So, what do we do now about this song? Does knowing that Michael Guglielmucci lied about his cancer mean that we can't listen to the song anymore? Does it make it harder to listen to? Does knowing the truth about the song's origins strip away the emotion that we otherwise might have felt?

Well, you young folks might not remember this, but back in the late 80s everyone in America was filling up their iPods with the songs from a group known as Milli Vanilli. Milli Vanilli won the Grammy Award for best new artist, and were hugely popular on MTV. Until, that is, it was found out that the artists that appeared in the videos were NOT the actual people who sang the songs. I think the reasoning was that 'fake' Milli Vanilli looked a lot better on the MTV videos, and that would help sell records. Who's to say? Check out this side by side comparison below and you be the judge:

But unlike Milli Vanilli, who were borderline unlistenable BEFORE we found out that they didn't actually sing the songs, the song Healer is a really, really good song. And we're all human, so we need a way to be able to hear this song without being reminded of it's tainted beginnings. Having a solid Kari Jobe version on your iPod is one way to listen to the song and forget about the cancer tomfoolery, But I think I've found another way to make the song more emotionally friendly to us:

Andy's Semi-Serious Take on the Song Healer:

The key for this song, to me, is in one simple word, 'Believe'.  The word appears a few times in the song:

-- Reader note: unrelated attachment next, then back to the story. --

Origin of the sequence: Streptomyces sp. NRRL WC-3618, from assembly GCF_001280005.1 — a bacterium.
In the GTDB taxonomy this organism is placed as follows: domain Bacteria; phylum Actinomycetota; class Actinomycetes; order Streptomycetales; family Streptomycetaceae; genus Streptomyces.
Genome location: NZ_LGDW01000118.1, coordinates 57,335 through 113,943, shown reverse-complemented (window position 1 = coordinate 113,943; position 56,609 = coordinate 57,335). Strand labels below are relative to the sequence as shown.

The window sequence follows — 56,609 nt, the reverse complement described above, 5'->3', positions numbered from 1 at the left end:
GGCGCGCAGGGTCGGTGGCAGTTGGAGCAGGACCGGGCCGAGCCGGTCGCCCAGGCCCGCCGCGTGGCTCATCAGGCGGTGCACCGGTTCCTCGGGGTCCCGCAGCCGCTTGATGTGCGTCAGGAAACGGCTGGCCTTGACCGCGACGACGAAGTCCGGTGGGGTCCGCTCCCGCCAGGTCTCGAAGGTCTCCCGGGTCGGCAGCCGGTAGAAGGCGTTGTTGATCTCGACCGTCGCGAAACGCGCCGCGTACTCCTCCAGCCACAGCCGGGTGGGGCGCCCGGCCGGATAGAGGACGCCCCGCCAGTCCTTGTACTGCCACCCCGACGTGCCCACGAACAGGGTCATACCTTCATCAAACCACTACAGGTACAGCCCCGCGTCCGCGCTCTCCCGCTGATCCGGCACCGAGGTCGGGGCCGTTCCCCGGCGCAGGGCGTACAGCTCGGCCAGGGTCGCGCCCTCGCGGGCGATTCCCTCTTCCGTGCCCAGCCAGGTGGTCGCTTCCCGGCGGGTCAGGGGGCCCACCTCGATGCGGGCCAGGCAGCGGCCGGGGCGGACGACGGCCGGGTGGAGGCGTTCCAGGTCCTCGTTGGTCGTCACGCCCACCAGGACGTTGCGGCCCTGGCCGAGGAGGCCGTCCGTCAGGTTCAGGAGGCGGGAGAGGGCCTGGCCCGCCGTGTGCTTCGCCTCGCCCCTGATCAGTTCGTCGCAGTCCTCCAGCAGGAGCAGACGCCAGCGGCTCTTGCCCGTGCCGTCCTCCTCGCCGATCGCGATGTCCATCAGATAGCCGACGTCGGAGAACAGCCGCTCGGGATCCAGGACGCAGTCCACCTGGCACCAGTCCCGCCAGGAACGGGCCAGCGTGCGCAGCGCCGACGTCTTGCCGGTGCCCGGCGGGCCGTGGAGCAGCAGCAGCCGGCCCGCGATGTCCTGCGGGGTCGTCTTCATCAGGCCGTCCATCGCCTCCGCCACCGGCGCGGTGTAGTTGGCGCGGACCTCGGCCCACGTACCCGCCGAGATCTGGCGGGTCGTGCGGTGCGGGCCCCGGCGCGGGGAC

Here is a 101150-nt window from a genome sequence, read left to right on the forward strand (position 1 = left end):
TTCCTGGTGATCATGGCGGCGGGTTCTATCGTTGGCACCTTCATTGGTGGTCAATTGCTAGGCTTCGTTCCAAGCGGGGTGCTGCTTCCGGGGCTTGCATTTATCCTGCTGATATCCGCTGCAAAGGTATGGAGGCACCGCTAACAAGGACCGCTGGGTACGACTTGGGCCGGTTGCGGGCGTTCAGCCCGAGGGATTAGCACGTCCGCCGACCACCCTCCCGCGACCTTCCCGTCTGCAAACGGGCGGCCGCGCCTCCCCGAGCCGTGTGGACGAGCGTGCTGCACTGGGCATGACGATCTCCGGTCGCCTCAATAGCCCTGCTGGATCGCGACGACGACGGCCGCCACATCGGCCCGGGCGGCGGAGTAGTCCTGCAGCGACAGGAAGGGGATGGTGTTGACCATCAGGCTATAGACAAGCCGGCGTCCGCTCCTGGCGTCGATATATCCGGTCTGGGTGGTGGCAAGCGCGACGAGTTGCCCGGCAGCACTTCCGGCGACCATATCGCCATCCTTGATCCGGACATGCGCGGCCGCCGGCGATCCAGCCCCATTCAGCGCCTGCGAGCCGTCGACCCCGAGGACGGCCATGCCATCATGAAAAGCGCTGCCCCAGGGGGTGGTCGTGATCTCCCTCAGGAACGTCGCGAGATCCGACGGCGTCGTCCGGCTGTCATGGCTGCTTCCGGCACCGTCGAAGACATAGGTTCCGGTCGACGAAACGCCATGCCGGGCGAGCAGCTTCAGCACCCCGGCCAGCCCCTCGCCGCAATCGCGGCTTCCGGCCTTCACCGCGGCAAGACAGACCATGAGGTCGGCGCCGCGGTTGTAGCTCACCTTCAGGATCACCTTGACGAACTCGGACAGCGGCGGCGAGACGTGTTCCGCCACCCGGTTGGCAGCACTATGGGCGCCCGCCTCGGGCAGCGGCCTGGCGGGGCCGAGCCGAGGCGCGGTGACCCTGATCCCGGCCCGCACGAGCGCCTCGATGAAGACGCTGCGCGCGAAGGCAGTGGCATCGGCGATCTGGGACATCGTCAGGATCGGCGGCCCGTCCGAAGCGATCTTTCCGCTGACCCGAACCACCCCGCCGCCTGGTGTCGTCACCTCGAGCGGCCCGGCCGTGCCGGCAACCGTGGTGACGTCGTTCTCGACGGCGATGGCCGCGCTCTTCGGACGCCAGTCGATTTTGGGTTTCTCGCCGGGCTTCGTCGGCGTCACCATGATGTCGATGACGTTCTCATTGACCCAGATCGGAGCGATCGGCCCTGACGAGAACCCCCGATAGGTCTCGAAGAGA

I believe You're my healer
I believe You are all I need
I believe You're my portion
I believe You're more than enough for me

Modern worship songs are full on declarations about God. You are my King. You are my Father. You are worthy, etc. In song lyrics, these are taken as rock-solid truths that come from the truth of who God is and from the writer's own experience.

In the case of the song Healer, Michael Guglielmucci didn't write 'You ARE my healer', he wrote, I BELIEVE you're my healer. What's the difference, you ask? Well, even though the distinction may seem small or non-existent, I think it's enough to allow me to keep my appreciation for the song despite the deception. 

Before he was found out, Michael Gugliemucci was going around singing his song about believing that God was his healer, DESPITE SEEING NO EVIDENCE of God actually healing him. He wasn't getting any better, but he still declared that God was his healer, EVEN THOUGH HE WASN'T BEING HEALED. 

Probably by accident, Michael Guglielmucci really stumbled on to something pretty cool here. It's easy to say that God is my rescuer AFTER God rescues you from something. But it's real, genuine, Spirit-led faith to declare that God is your rescuer while you're desperately waiting to be rescued, but seeing no evidence of it.

And knowing that Michael Gugliemucci was really struggling with a porn addiction makes me think that he might actually have been using the fake cancer thingy to cry out to God and proclaim his healing from his addiction while HE KNEW that in fact he wasn't being healed. None of this may be entirely true, but I like to think of the song lyrics that way. 

Agree? Disagree? Leave a comment and let me know. Oh, towards that end, I've learned how to install a Facebook comment section so that you can comment directly in Facebook. I haven't tried it out yet, so let me know if there are any glitches. And here is Kari Jobe singing Healer. There were some decent live versions out there, but they probably aren't as good sound-wise as this one:

To be notified when a new song is posted: 
Enter your email address:
Delivered by FeedBurner

Recent Posts (clickable)

Recent Posts Widget
Web Analytics